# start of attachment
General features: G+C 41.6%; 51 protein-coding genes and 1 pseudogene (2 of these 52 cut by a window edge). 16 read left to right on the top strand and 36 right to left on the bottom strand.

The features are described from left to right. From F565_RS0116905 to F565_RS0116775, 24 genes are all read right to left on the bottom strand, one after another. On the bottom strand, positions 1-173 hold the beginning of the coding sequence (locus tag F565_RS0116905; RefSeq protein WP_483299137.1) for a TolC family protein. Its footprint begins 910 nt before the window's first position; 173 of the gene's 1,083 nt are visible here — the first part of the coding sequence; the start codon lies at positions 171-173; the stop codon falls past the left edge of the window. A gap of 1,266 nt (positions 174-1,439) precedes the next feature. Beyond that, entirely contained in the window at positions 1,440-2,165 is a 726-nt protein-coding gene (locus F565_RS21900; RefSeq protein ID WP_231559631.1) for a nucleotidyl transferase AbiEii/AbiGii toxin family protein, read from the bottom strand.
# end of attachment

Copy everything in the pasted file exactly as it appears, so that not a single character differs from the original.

General features: G+C 41.6%; 51 protein-coding genes and 1 pseudogene (2 of these 52 cut by a window edge). 16 read left to right on the top strand and 36 right to left on the bottom strand.

The features are described from left to right. From F565_RS0116905 to F565_RS0116775, 24 genes are all read right to left on the bottom strand, one after another. On the bottom strand, positions 1-173 hold the beginning of the coding sequence (locus tag F565_RS0116905; RefSeq protein WP_483299137.1) for a TolC family protein. Its footprint begins 910 nt before the window's first position; 173 of the gene's 1,083 nt are visible here — the first part of the coding sequence; the start codon lies at positions 171-173; the stop codon falls past the left edge of the window. A gap of 1,266 nt (positions 174-1,439) precedes the next feature. Beyond that, entirely contained in the window at positions 1,440-2,165 is a 726-nt protein-coding gene (locus F565_RS21900; RefSeq protein ID WP_231559631.1) for a nucleotidyl transferase AbiEii/AbiGii toxin family protein, read from the bottom strand.